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Cloud Native Ecosystem / Containers / Kubernetes

Discussing Cloud Foundry’s New Container Runtime

Oct 13th, 2017 12:15am by
Featued image for: Discussing Cloud Foundry’s New Container Runtime

#147: Discussing Cloud Foundry’s New Container Runtime

Going into Cloud Foundry Summit in Basel, Switzerland, there was anticipation about Kubo, the Kubernetes on BOSH project developed by Pivotal and Google. At the conference this week came the news of Kubo now being known as Cloud Foundry Container Runtime and its integration with what Cloud Foundry is calling its Application Runtime. Both runtimes run on BOSH, “the underlying open source tool for release engineering, deployment, lifecycle management, and monitoring of distributed systems” that serves as the foundation for Cloud Foundry’s platform.

The shift to the new runtime discussion also changed the tenor of the conversation for the pancake breakfast The New Stack hosted, sponsored by VMware and held in conjunction with the Cloud Foundry Foundation.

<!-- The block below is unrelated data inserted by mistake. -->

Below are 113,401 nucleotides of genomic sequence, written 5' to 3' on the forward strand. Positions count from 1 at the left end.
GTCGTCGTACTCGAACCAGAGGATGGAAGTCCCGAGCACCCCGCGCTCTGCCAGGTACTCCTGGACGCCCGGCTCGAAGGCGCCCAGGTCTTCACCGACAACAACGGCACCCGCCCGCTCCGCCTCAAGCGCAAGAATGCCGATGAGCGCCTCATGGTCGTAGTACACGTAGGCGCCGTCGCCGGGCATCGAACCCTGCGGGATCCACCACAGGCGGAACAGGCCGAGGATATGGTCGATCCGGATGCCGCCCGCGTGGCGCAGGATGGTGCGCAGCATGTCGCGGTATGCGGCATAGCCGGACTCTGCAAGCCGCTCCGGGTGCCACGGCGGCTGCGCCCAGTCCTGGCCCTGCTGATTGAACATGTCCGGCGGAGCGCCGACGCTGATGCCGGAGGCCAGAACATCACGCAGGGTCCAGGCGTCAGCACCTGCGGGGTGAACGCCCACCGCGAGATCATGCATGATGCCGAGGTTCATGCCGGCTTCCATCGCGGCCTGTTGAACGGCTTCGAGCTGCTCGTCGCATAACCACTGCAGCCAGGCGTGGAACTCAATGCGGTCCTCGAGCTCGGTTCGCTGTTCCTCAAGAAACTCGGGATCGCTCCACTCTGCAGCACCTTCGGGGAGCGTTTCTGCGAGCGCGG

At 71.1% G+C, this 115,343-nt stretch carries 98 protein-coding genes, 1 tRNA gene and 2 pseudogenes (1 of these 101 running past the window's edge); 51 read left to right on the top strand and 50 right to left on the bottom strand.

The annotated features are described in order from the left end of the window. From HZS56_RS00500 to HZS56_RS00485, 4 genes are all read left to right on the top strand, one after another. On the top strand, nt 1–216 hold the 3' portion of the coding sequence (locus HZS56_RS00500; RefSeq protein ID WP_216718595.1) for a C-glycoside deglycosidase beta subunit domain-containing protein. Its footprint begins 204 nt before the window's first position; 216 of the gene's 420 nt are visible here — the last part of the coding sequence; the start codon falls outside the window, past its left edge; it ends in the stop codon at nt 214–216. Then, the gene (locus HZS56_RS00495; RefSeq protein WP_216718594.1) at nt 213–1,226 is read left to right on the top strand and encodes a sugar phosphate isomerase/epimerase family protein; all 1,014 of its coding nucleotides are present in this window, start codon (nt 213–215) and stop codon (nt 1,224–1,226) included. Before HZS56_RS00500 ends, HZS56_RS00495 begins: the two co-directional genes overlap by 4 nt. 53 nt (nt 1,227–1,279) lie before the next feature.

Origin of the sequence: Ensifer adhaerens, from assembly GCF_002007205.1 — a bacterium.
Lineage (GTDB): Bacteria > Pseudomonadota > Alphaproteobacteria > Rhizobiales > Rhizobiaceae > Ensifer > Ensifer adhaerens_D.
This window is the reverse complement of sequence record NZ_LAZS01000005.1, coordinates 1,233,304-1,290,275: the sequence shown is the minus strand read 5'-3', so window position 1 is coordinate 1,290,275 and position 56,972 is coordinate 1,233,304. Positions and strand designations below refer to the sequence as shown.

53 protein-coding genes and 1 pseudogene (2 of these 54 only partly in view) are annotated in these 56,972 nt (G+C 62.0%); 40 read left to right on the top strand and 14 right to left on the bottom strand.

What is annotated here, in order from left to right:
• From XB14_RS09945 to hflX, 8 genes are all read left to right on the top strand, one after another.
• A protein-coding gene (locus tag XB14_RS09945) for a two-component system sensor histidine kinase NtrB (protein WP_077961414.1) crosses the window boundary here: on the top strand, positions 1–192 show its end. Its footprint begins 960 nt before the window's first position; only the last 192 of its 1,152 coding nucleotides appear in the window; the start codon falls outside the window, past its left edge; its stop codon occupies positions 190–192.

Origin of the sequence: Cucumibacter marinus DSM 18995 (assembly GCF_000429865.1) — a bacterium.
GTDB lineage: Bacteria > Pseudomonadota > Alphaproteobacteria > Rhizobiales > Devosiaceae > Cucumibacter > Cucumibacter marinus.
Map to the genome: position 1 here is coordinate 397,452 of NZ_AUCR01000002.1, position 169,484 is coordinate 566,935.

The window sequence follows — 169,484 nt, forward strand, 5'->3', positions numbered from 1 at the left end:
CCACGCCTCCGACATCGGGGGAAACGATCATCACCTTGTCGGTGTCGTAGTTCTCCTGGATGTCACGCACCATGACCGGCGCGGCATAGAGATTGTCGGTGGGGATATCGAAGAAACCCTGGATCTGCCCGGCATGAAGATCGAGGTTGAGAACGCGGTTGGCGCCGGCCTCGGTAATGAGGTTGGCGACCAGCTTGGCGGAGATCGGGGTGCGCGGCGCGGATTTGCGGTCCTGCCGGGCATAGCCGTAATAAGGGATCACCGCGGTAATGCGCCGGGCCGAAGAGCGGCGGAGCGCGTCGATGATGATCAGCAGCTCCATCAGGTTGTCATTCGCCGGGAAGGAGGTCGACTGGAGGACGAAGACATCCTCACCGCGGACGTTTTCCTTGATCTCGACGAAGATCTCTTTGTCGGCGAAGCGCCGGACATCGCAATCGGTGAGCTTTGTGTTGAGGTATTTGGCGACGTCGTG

Pancake breakfast panelist Frederic Lardinois of TechCrunch said the news about the container runtime is another example that there’s no stopping the Kubernetes train. It is moving faster and faster. It is not just a mixture of different communities, but also different ways of managing software.

What followed were discussions about Cloud Foundry’s strategy to build a story about ways it is fostering new workloads and working across communities.

Abby Kearns, executive director of the Cloud Foundry Foundation, made the point that there is a whole host of cloud-native technologies that have uses for various types of workloads. The goal is to automate and abstract as much as possible. The opportunity is to support multiple workloads in different manners.

And in the end, Cloud Foundry is providing more options for developers.

“The way I think about it is developer choice,” said Mark Peek, vice president and principal engineer at VMware.

But how will the developer experience really be affected? What does this mean for the clear value that Cloud Foundry has traditionally provided? These were just some of the questions that were discussed in this lively early morning discussion over pancakes in Basel, Switzerland.

Cloud Foundry Foundation, Google and VMware are sponsors of The New Stack.

Feature image (left to right): Frederic Lardinois of TechCrunch, Mark Peek of VMware, Ian Andrews of Pivotal, Marco Hochstrasser of Swisscom, Sarah Novotny of Google, and Abby Kearns of the Cloud Foundry Foundation.

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